I have a general fear and disdain of the police, which has steadily intensified as I aged—from being stalked by a cop when I was in high school to understanding the ideology behind the police state (thanks Foucault) and the psychology of those people who, for some assinine reason, want to make a career out of moralistically policing other people and their actions. Not to mention the fact that my fear became inculcated into mind mind and sometimes manifests in random dream states after reading Leslie Feinberg's Stone Butch Blues. Do I need to even recall the two NYPD who managed to weasel their way out of jail time for raping a woman last year? (Of course, it's totally protocol for police to escort a drunk woman into her apartment, get naked, save for that infamous condom, and "cuddle" with her in bed. How nice of them.)
My fear and disdain of the police and of the police state in general has now reached a critical level akin to paranoia after reading about the Supreme Court's 5-4 decision on Florence v. Bd. of Chosen Freeholders, in which they legalized unwarranted strip searches. As explained by Glenn Greenwald at Salon,
"prison officials may strip-search anyone arrested even for the most minor offenses before admitting them to the general population of a jail or prison, even in the absence of a shred of suspicion that they are carrying weapons or contraband.... In essence, the Florence ruling grants prison officials license to subject every single arrested individual entering the general prison population to humiliating and highly invasive strip searches (that’s 13 million people every year, with hugely disproportionately minority representation), based on the definitive police state mentality — one that has been applied over and over — that isolated risks justify the most sweeping security measures. This policy has been applied to those arrested for offenses such as dog leash laws, peaceful protests, and driving with an expired license."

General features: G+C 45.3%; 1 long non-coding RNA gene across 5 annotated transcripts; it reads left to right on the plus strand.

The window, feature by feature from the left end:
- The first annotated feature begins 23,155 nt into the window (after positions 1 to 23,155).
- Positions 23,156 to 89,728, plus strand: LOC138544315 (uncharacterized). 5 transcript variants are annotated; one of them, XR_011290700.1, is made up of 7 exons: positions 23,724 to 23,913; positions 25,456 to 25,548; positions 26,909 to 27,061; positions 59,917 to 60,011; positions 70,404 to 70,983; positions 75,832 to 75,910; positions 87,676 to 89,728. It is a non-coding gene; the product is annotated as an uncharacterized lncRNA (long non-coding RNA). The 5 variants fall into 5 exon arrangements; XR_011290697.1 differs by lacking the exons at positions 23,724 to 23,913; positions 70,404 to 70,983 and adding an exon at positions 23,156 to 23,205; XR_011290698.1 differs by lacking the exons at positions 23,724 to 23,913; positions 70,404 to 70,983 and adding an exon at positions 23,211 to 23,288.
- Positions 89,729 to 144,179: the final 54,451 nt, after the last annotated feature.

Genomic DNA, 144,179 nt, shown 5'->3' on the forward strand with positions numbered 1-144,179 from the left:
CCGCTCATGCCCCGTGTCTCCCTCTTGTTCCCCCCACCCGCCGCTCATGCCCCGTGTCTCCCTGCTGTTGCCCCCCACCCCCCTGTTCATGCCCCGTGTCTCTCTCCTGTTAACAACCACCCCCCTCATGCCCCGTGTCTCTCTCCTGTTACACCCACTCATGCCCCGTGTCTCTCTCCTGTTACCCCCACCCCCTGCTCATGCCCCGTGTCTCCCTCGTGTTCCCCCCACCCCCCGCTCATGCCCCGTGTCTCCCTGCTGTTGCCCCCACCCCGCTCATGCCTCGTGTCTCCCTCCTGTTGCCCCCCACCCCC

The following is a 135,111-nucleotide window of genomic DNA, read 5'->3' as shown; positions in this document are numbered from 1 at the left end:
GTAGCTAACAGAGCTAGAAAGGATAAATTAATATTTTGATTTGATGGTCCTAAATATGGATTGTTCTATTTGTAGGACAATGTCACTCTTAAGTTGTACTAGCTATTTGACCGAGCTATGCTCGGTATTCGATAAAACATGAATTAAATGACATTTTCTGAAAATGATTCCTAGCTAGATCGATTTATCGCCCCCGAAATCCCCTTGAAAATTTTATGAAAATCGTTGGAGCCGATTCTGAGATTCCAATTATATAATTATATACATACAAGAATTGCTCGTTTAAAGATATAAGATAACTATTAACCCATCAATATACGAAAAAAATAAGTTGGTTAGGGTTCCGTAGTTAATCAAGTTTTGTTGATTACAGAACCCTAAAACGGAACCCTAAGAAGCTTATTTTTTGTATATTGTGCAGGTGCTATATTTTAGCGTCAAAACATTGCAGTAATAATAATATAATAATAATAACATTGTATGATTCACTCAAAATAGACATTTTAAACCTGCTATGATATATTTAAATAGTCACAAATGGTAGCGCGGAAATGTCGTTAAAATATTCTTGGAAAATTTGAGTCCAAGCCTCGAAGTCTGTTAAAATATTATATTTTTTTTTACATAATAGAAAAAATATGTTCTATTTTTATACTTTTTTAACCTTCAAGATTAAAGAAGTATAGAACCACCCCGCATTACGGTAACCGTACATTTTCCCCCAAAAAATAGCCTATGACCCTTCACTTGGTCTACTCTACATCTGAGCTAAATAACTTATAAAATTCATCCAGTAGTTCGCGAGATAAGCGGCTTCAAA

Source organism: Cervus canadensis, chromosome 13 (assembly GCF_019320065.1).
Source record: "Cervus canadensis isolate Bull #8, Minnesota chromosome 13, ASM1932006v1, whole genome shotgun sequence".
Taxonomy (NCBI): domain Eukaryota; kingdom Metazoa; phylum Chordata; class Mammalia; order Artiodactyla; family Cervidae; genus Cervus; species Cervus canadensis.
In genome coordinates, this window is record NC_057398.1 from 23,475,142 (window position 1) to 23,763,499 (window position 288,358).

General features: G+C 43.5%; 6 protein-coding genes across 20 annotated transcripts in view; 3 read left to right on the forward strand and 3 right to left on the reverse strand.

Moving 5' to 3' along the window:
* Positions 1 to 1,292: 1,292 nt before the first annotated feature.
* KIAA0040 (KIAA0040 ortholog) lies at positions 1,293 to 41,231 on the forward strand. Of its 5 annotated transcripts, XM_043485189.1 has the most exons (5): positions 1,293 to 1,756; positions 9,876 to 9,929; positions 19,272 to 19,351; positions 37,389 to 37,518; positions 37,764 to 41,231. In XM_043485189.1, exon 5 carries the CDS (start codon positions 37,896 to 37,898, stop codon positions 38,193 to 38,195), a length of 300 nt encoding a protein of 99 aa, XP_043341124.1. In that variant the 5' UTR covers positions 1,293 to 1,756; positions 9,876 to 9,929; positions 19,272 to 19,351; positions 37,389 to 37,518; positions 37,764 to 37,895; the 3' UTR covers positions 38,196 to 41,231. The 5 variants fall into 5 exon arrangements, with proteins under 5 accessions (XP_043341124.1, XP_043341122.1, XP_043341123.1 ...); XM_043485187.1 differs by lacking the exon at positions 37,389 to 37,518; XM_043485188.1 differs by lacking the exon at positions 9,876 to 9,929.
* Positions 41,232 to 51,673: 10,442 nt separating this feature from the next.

This ruling, which legalizes a clear invasion of individual privacy (the conservative position on "invasion of privacy" greatly confuses me), is terrifying. (Here my mind flashes to those horrifying jail scenes in Stone Butch Blues...anyone else?) In a piece for Policy Mic, Shanoor Seervai concisely articulated the ramifications of this ruling:
"In addition to violating an individual’s right to privacy, this creates a culture of fear and insecurity in a country that already has the world’s highest incarceration rate in absolute and per capita terms. The number of Americans in prison has tripled since 1987, but the number of criminal offenses has not fallen as a result."
Rachel Maddow broke Florence's case down on her program Monday night:
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While Jon Stewart actually had Florence's lawyer, Tom Goldstein, on The Daily Show (to talk about the ruling as well as the impending ruling on Obamacare).
Anyone else FREAKED OUT?